The UnAustralian

Monday, July 14, 2003
Media And Science

I've always thought that science reporters need to know more science. This is a little bit unfair, as they are expected to cover all scientific fields, and some/many/virtually-all scientists can be a little bit hard to follow at times (sometimes I suspect that this is a defense mechanism used by academics to ward off unwarranted attention - othertimes I suspect it's just a consequence of being a geek).

However, there are many times when these excuses just don't cut it.

An example, a while back the WMO sent out a press release titled "Extreme Weather Events Might Increase" (warning: link directly downloads word doc). In a nutshell, it stated that global warming was expected to lead to an increase in the number of extreme weather events around the world, and it gave some example of regions where these events had been increasing.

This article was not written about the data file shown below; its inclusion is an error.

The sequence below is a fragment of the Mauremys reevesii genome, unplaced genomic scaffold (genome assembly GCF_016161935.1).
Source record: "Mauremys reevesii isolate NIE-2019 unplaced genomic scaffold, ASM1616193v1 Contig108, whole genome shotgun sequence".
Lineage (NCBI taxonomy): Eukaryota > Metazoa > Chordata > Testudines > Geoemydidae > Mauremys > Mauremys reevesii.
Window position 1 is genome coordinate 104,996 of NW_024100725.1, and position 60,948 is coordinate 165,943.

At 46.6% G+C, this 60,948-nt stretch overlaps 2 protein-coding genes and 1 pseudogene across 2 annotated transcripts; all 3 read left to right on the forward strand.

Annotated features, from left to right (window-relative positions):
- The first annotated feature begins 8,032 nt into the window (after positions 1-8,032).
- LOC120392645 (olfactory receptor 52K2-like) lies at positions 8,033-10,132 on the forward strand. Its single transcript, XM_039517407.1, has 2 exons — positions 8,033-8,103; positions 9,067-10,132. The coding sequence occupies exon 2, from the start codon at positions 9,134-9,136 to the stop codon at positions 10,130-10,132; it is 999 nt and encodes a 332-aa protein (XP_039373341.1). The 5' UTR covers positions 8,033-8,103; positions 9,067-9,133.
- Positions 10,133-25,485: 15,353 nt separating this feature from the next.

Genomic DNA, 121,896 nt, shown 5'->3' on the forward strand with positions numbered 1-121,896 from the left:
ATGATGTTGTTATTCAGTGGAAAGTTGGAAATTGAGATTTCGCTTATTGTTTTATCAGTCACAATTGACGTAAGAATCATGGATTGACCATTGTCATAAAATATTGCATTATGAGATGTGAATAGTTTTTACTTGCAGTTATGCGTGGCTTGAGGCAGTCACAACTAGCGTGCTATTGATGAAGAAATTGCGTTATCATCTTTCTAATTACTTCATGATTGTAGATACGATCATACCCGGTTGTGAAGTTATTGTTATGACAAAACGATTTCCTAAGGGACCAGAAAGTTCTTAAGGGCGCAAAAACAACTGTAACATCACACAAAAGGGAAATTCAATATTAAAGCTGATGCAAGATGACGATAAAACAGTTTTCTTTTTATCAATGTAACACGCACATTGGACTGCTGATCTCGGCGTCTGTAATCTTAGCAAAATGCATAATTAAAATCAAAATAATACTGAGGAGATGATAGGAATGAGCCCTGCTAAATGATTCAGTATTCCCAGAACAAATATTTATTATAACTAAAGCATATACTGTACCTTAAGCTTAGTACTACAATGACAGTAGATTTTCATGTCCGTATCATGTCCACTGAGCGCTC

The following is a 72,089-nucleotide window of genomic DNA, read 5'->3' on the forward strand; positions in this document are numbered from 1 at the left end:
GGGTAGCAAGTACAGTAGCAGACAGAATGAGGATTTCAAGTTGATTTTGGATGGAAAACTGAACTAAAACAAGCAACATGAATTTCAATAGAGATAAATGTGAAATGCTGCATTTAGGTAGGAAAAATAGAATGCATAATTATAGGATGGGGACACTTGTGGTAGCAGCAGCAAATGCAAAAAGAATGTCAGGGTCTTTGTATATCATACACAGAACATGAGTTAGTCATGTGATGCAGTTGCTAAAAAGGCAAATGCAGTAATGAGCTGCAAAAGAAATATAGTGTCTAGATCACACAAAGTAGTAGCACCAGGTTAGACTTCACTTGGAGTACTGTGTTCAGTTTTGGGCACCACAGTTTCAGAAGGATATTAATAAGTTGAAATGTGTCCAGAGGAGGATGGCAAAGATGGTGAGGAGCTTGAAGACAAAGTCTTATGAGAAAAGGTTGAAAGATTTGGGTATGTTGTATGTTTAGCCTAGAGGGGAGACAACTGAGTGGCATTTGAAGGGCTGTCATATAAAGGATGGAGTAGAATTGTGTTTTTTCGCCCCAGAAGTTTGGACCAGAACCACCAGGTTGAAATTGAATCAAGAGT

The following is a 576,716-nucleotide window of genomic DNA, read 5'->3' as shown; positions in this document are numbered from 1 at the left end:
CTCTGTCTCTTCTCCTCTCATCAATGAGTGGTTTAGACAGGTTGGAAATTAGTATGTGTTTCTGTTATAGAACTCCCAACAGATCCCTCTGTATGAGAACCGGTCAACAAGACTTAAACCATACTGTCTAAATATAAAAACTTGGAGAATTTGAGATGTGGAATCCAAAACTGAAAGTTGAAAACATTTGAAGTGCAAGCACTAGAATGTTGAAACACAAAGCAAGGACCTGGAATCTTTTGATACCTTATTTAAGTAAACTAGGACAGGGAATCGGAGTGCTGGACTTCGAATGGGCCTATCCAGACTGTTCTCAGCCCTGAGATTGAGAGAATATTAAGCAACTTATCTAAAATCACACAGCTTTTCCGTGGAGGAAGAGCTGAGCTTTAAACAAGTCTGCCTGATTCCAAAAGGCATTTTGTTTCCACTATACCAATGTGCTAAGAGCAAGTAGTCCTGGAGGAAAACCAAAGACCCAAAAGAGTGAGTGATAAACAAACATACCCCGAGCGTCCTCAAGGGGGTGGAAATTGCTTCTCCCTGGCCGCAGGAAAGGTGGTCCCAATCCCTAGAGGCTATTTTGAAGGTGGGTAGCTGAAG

Meanwhile, the worlds media reacted to this, as if it was a statement that the number of extreme weather events is rising. While this may be true - it's not in the WMO press release. This article here is just one example.

In reality, it's hard to get a good definition and methods to measure extreme weather events. Unlike temperatures which can be measured relatively easily, extreme weather events are very subjective. Additionally, there is considerable variations in the data from random effects, so determining a trend is also difficult. Hopefully, various meterological organisations will look into doing more research into this.
| 6:29 PM